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When I was shopping the 1/2 ton GMC Duramax it was pretty easy to find a nice crew cab with 2000 lb payload. I opted for bigger, however (see sig).
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Old 11-23-2020, 06:49 AM   #6
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I agree, if a 25' trailer is a strong consideration, and given your camping description, a real payload near 2,000 lb is a better choice. I don't have a 1/2 ton but I have observed many with lower payloads who struggle with weight issues. I routinely carry right at 2000 lb tongue plus cargo with our 25', sometimes more but if I were limited to 2000 lb I could make that work without regrets.
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Old 11-23-2020, 12:27 PM   #7
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Not going to find a well equipped 150 with a lot more payload than that. What you need might depend upon what trailer your are going to buy. We have an older 1988 25' that puts 800 lbs on the truck when hitched.

Trucks are hard to find. I like driving a truck. So I would do the deal now if it is a deal I could live with. Probably it will pull almost any Airstream. If you end up wanting a bigger trailer and a new truck you can still trade again. Lots of people do pull large Airstreams with a 150 successfully.
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Old 11-23-2020, 03:07 PM   #8
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Perhaps consider a 27FB rather than a 25. The 27FB has a lighter hitch weight, and the extra 2 feet of space is nice to have.
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Old 11-23-2020, 03:09 PM   #9
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Quote:
Originally Posted by thewarden View Post
Perhaps consider a 27FB rather than a 25. The 27FB has a lighter hitch weight, and the extra 2 feet of space is nice to have.


FWIW my 27 FBQ puts an easy 950 lbs on the truck
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Old 11-29-2020, 08:30 AM   #10
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2021 25' International
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My 2020 F-150 lariat with 3.5eco and max tow has almost 1700# payload.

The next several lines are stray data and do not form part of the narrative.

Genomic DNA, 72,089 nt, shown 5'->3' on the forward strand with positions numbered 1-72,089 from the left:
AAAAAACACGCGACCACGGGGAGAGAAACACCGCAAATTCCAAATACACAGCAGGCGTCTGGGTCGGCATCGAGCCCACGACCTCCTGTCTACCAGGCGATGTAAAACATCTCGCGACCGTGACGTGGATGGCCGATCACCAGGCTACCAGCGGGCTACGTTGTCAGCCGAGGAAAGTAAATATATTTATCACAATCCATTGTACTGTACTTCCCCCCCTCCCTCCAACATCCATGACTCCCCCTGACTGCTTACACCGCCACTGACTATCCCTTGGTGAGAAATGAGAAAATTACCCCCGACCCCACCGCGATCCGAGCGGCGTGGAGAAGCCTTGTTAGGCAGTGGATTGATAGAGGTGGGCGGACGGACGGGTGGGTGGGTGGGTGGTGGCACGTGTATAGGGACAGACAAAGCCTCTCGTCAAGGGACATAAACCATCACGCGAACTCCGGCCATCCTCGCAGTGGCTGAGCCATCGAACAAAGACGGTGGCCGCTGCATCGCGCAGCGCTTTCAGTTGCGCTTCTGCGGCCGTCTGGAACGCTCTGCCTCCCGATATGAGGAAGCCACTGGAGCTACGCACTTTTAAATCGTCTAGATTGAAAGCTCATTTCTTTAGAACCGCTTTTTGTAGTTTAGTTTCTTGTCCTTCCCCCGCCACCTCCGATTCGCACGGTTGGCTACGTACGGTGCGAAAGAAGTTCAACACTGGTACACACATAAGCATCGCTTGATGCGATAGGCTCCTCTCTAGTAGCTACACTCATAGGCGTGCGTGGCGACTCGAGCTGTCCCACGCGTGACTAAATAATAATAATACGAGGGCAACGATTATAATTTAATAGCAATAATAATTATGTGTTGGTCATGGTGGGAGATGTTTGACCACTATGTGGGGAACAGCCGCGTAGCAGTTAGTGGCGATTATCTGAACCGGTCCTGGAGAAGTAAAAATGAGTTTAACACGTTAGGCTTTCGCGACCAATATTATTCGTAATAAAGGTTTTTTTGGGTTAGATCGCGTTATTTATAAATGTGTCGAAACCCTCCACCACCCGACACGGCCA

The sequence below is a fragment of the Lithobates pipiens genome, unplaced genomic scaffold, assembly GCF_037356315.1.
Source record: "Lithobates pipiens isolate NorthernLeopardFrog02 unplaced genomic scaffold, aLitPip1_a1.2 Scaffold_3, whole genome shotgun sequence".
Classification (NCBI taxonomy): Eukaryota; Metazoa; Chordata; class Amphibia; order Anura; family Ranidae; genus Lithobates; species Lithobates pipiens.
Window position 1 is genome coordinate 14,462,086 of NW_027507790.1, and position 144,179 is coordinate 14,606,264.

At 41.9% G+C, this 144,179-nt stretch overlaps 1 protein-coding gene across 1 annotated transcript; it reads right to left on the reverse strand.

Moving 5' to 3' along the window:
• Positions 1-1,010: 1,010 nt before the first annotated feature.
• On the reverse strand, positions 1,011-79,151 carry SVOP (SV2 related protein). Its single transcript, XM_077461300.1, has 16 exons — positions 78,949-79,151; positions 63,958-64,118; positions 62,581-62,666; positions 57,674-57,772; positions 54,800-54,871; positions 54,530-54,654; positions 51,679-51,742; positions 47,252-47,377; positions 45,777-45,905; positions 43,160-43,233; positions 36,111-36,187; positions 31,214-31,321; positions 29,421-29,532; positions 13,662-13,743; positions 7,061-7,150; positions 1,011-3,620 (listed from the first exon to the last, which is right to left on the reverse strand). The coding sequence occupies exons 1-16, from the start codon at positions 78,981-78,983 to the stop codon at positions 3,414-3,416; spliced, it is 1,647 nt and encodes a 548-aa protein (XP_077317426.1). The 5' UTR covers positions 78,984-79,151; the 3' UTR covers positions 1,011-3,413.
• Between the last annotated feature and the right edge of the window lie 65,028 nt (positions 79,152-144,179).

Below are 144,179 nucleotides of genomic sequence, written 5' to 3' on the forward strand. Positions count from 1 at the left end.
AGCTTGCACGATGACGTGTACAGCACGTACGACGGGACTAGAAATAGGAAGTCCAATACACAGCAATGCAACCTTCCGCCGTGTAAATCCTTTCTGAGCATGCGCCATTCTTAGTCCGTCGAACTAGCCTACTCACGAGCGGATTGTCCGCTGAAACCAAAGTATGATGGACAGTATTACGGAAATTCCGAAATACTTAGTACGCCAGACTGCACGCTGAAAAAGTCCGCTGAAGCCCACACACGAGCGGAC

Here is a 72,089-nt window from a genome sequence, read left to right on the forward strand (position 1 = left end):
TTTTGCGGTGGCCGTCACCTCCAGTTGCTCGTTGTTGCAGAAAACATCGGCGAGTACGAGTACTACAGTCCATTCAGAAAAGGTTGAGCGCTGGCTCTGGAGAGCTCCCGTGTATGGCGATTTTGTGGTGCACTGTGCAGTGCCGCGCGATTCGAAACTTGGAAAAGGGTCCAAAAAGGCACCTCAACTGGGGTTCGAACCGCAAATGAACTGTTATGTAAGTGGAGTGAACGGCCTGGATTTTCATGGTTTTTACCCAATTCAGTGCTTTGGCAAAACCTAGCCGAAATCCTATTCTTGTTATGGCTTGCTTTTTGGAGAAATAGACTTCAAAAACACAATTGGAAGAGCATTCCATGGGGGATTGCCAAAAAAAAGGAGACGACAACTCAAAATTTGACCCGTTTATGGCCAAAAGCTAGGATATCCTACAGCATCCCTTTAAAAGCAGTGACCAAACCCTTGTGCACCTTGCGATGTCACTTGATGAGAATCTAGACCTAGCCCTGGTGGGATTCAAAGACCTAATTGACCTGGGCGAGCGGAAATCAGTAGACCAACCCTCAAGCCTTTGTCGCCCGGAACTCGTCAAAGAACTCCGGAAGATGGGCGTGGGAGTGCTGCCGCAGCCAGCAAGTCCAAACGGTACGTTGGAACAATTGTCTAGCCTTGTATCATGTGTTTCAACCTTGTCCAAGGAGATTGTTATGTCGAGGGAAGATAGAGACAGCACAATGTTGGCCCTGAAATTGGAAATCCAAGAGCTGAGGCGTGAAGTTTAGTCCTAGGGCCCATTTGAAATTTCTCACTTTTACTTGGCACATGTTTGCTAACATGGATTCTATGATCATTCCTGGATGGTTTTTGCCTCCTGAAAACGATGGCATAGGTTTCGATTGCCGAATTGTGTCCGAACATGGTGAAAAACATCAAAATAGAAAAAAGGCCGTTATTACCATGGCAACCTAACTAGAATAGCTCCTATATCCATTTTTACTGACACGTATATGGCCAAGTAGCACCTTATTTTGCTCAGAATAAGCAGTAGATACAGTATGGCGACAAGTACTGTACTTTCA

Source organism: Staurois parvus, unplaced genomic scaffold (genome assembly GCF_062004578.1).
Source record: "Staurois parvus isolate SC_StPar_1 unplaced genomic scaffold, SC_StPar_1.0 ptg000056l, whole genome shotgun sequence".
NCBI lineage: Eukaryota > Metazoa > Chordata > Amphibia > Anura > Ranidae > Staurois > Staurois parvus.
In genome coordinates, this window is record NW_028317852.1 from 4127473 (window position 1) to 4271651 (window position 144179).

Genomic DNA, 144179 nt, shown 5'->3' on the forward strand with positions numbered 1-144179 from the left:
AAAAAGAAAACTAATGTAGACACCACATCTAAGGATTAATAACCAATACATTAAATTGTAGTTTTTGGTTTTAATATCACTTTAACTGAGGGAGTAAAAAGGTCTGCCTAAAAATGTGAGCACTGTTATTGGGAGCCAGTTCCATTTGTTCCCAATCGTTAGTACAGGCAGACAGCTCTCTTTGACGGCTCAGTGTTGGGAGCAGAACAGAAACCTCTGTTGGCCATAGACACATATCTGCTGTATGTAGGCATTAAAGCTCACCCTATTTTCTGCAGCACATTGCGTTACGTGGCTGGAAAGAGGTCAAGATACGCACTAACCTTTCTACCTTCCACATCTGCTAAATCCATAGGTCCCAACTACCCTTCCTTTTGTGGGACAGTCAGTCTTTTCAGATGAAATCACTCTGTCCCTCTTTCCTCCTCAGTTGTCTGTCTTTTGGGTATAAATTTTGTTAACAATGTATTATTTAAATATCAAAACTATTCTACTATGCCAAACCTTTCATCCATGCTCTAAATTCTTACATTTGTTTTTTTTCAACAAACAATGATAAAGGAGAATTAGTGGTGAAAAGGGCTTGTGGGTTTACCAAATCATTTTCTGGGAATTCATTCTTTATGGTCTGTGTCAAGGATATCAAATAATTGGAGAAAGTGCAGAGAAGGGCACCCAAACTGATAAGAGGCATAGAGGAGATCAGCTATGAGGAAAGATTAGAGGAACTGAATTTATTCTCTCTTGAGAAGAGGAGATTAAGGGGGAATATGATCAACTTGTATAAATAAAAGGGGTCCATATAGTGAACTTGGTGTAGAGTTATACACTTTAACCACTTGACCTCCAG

Towing 25í Int. Rear bed. Chose rear bed twin primarily for extra space and putting that extra weight at the rear. Me my wife and 40 lb dog and crate in the cab. Camp chairs, small tool box, etc in the bed. Heaviest thing in the bed is a small Yeti cooler with ice and drinks. We towed from Tampa Fl to Athens , Ga without issue. Very impressed with eco boost and 10 speed tranny. Avg 15 mpg towing at 70 mph. Granted this was all on I-75 flat interstate. The real test will be the mountains but we will see. Biggest considerations for me was this truck being a daily driver. Iíve had a 250 and daily driving can be cumbersome and expensive. The 150 rides and drives like a Cadillac. At 5600 dry, the trailer is well within the limits. Itís all how you load the truck and trailer
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Old 11-29-2020, 09:01 AM   #11
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2020 25' International
minneapolis , Minnesota
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I have pulled my 25 FB thousands of miles with my f150 limited(lowest capacities of all f150’s). It pulls great!
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Old 11-29-2020, 04:07 PM   #12
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Originally Posted by s1000pre View Post
I have pulled my 25 FB thousands of miles with my f150 limited(lowest capacities of all f150ís). It pulls great!
And will continue to pull great until the suspension collapses due to chronic overloading. Happy Trails.
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Old 11-29-2020, 05:49 PM   #13
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And will continue to pull great until the suspension collapses due to chronic overloading. Happy Trails.
I really donít think thatís a fair statement to make without knowing the specifics of that personís situation. He could be towing his 25í trailer with nothing in the truck bed and minimal in the cab and be just fine. Since he did not state what he was carrying to say he is chronically overloaded is unfair.
You be overloaded with an F150 and a 20í or 23í trailer depending on how much crap you have in the trailer and truck.
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Old 12-01-2020, 06:27 AM   #14
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And for what it's worth...according to Ford's 2020 model year published towing guide, the payload #'s assume a 150lb driver of the vehicle. I know other manufacturers do this also but I was not sure about Ford. I've had people tell me yes and no on this, but I found it myself right there in black and white on the fine print. So I would assume then that we are adding up our total weight of people, dogs, gear, etc. then we can subtract the 150lbs allowed for the driver. Or, put another way add 150lbs to whatever the payload sticker says??